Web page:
• 3 cloves garlic, finely crushed
  • 1 medium (35 grams) red onion, halved & sliced
  • 4 pcs dried whole hot chili pepper
  • 1-3/4 tbsp of fish sauce
  • 1/2 tsp ground black pepper
  • 2 pcs finger chilis
  • 550 grams sea bream (besugo)
  • combination of chili & moringa young leaves, about a handful


Clean the fish. Drain. Set aside.

In a large bowl, place the first-two ingredients. Extract the coconut cream. Set aside.

In a pan or kawali, place over medium-high fire, pour oil. Heat lightly. Put ginger and garlic, saute until garlic is golden brown. Follow with onion and dried chilis. Saute until onion is soft. Add the fish sauce. Cook until aromatic or until oil sizzles again.

Pour the coconut cream. Sprinkle the black pepper. Bring to boil. Let it bubble away for 6 minutes.

Put the fresh chilis and sea bream. Cover. Cook for 3-4 minutes.

Remove the cover. Gently swirl the pan. Cook for another 3 minutes. Put the chili and moringa leaves. Cook until done, about a minute.

Serve with rice.

Sunday, October 21, 2007

Max's Restaurant.... ang walang kamatayan!

"Caramel Bar"
Though, it's bad for my health. This is really good, very creamy and just the right sweetness for my palate. I can even consume a box if not for my blood sugar I'd think about after eating.

"Fresh Lumpiang Ubod"
Everytime we go to this resto, this is a must to have! Definitely, my hubby and I, our all-time favorite!

"Lechon Kawali"
Max's is known for their sarap-to-the-bones fried chicken but personally, I don't like their chicken anymore. It's dry not moist or juicy like before. When I was a little girl, my Daddy would always bring home a whole fried chicken. My brothers and I would feast on it happily! Back to the picture, this is now my favorite fried food in this resto. It's really good even my kiddo likes it. It's very tender yet crispy on the outside. Even the skin was like the texture of chicharon.... malutong but gooey or should I say chewy (yung naninikit ba sa ngipin.... ang sarap!)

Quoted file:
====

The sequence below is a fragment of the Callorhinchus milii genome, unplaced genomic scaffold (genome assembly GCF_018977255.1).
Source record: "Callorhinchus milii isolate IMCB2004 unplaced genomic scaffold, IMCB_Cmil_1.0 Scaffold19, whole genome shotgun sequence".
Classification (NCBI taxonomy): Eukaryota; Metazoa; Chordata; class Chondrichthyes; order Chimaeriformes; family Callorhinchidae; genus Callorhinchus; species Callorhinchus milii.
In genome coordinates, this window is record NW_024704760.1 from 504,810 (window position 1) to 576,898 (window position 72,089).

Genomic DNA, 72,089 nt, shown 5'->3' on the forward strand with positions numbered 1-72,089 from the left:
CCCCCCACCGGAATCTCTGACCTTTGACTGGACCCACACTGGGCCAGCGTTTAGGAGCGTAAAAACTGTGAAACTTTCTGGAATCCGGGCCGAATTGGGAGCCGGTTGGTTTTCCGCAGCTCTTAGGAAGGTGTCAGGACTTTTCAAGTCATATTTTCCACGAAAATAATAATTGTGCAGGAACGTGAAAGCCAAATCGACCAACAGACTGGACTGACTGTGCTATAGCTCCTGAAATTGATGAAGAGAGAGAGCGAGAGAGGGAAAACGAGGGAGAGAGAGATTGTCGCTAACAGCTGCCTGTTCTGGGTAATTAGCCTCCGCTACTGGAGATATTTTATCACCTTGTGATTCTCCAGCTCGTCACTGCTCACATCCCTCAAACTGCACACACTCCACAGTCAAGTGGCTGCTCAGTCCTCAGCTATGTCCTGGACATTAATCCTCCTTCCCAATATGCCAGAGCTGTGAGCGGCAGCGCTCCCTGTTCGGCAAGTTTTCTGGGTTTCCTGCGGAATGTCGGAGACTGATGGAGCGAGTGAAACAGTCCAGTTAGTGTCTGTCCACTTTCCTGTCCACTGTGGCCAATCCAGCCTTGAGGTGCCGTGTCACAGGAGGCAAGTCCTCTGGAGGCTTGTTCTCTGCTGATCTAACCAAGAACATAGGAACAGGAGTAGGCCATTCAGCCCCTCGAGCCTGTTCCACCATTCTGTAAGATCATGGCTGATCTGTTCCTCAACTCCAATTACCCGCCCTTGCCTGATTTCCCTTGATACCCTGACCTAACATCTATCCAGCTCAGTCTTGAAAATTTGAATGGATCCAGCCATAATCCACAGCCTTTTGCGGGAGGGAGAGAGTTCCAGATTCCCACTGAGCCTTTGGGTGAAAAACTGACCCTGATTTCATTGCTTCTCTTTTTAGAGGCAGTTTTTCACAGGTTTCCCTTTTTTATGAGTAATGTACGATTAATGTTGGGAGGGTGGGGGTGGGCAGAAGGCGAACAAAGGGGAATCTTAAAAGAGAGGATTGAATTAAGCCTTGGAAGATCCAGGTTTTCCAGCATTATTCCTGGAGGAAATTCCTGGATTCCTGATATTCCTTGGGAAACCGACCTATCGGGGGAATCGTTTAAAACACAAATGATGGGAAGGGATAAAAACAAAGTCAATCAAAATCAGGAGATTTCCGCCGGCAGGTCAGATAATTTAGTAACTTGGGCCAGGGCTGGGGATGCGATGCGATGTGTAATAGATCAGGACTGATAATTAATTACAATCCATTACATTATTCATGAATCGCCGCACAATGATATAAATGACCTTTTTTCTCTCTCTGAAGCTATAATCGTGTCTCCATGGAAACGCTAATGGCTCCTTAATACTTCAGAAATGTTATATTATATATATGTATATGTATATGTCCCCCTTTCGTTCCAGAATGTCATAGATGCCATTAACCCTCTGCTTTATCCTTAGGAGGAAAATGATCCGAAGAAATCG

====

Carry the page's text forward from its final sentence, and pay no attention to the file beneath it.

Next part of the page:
This was the reason we dined at Max's.... my hubby was craving for this and was very much satisfied after the dinner.

more photos here....

"Maling with Oyster Sauce"

"Maling" is a famous brand of canned luncheon meat here in the Philippines.

Good for 4 servings

You'll need:
  • 1 big can of Maling
  • a tbsp of cooking oil
  • 2 cloves garlic
  • 2 medium (70 grams) red onion
  • 1 large (50 grams) plump tomato
  • 3 tbsps water
  • 4 tbsps oyster sauce (I used Mama Sita's)
  • 1/4 tsp ground black pepper
  • 1/4 tsp pepper flakes
  • 1 pc of finger chili
  • a few drops of sesame oil
  • chopped spring onion (optional)

Here's how:

Slice the Maling, 1/4" thick. Pan-fry in oil. Set aside.

Meanwhile, Bruise, then, finely mince the garlic. Finely mince the onion and tomato. Remove the seeds of finger chili and finely mince.

When done frying. Slice the fried Maling into strips.

Back to the pan, use the same oil. Saute garlic until light golden color. Follow with onion and tomato. Cook until soft. Add the water, oyster sauce, pepper, fresh and dried chilis. Put back the Maling. Mix gently until sauce coats the Maling. Remove from fire. Drizzle with sesame oil lightly. If you have chopped spring onion, sprinkle some on top. I had none when I cooked this dish, as you can see in the picture.

Serve over cooked rice.

Saturday, October 20, 2007

Macaroni Salad & Garlic Stix from Greenwich

My hubby's merienda.

Buto ng Kalabasa (Pumpkin Seeds)